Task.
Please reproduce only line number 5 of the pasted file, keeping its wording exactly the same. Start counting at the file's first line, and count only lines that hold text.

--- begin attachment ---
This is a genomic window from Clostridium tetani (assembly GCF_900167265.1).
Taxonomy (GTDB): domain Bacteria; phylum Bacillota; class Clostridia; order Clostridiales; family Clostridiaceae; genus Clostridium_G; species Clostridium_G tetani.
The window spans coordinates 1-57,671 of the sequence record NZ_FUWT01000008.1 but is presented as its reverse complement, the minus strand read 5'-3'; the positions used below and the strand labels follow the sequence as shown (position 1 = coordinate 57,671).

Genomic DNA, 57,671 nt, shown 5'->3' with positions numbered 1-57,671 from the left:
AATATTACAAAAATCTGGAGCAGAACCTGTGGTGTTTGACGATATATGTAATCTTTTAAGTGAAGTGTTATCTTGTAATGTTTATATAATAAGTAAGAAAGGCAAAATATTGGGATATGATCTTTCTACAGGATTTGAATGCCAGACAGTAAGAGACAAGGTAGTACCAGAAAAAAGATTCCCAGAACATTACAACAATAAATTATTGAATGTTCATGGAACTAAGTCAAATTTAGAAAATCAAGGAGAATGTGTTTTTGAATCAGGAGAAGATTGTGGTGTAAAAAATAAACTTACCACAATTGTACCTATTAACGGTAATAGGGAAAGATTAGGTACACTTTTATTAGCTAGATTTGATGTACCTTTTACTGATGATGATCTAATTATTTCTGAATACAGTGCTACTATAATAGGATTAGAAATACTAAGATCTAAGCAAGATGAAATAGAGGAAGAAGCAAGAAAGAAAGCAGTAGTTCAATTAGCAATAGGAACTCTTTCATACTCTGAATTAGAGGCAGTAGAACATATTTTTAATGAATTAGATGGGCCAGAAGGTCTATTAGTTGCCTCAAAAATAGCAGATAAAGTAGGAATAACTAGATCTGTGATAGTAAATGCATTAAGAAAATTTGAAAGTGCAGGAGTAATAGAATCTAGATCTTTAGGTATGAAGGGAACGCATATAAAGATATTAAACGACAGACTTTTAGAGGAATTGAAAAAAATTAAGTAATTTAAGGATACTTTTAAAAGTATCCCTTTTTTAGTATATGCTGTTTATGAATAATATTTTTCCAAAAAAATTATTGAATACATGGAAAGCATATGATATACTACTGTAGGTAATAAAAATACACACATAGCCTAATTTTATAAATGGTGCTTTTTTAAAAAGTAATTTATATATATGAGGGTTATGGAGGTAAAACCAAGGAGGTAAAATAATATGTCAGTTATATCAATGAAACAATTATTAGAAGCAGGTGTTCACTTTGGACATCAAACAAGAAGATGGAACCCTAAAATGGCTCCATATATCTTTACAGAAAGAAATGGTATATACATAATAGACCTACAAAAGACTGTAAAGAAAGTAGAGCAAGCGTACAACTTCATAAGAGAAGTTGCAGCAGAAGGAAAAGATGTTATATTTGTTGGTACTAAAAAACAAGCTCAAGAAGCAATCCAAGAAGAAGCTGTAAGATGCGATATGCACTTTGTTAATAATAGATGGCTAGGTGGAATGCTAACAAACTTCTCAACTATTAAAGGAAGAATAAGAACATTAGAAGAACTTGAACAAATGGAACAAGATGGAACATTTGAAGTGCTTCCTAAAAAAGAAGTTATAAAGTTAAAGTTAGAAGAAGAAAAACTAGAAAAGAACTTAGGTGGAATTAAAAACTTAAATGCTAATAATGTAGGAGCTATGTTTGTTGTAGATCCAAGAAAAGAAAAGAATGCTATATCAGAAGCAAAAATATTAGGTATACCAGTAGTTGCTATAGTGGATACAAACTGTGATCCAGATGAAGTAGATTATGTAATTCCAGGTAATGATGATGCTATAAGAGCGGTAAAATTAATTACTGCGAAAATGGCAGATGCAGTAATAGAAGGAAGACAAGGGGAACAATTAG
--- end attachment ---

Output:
AATATTACAAAAATCTGGAGCAGAACCTGTGGTGTTTGACGATATATGTAATCTTTTAAGTGAAGTGTTATCTTGTAATGTTTATATAATAAGTAAGAAAGGCAAAATATTGGGATATGATCTTTCTACAGGATTTGAATGCCAGACAGTAAGAGACAAGGTAGTACCAGAAAAAAGATTCCCAGAACATTACAACAATAAATTATTGAATGTTCATGGAACTAAGTCAAATTTAGAAAATCAAGGAGAATGTGTTTTTGAATCAGGAGAAGATTGTGGTGTAAAAAATAAACTTACCACAATTGTACCTATTAACGGTAATAGGGAAAGATTAGGTACACTTTTATTAGCTAGATTTGATGTACCTTTTACTGATGATGATCTAATTATTTCTGAATACAGTGCTACTATAATAGGATTAGAAATACTAAGATCTAAGCAAGATGAAATAGAGGAAGAAGCAAGAAAGAAAGCAGTAGTTCAATTAGCAATAGGAACTCTTTCATACTCTGAATTAGAGGCAGTAGAACATATTTTTAATGAATTAGATGGGCCAGAAGGTCTATTAGTTGCCTCAAAAATAGCAGATAAAGTAGGAATAACTAGATCTGTGATAGTAAATGCATTAAGAAAATTTGAAAGTGCAGGAGTAATAGAATCTAGATCTTTAGGTATGAAGGGAACGCATATAAAGATATTAAACGACAGACTTTTAGAGGAATTGAAAAAAATTAAGTAATTTAAGGATACTTTTAAAAGTATCCCTTTTTTAGTATATGCTGTTTATGAATAATATTTTTCCAAAAAAATTATTGAATACATGGAAAGCATATGATATACTACTGTAGGTAATAAAAATACACACATAGCCTAATTTTATAAATGGTGCTTTTTTAAAAAGTAATTTATATATATGAGGGTTATGGAGGTAAAACCAAGGAGGTAAAATAATATGTCAGTTATATCAATGAAACAATTATTAGAAGCAGGTGTTCACTTTGGACATCAAACAAGAAGATGGAACCCTAAAATGGCTCCATATATCTTTACAGAAAGAAATGGTATATACATAATAGACCTACAAAAGACTGTAAAGAAAGTAGAGCAAGCGTACAACTTCATAAGAGAAGTTGCAGCAGAAGGAAAAGATGTTATATTTGTTGGTACTAAAAAACAAGCTCAAGAAGCAATCCAAGAAGAAGCTGTAAGATGCGATATGCACTTTGTTAATAATAGATGGCTAGGTGGAATGCTAACAAACTTCTCAACTATTAAAGGAAGAATAAGAACATTAGAAGAACTTGAACAAATGGAACAAGATGGAACATTTGAAGTGCTTCCTAAAAAAGAAGTTATAAAGTTAAAGTTAGAAGAAGAAAAACTAGAAAAGAACTTAGGTGGAATTAAAAACTTAAATGCTAATAATGTAGGAGCTATGTTTGTTGTAGATCCAAGAAAAGAAAAGAATGCTATATCAGAAGCAAAAATATTAGGTATACCAGTAGTTGCTATAGTGGATACAAACTGTGATCCAGATGAAGTAGATTATGTAATTCCAGGTAATGATGATGCTATAAGAGCGGTAAAATTAATTACTGCGAAAATGGCAGATGCAGTAATAGAAGGAAGACAAGGGGAACAATTAG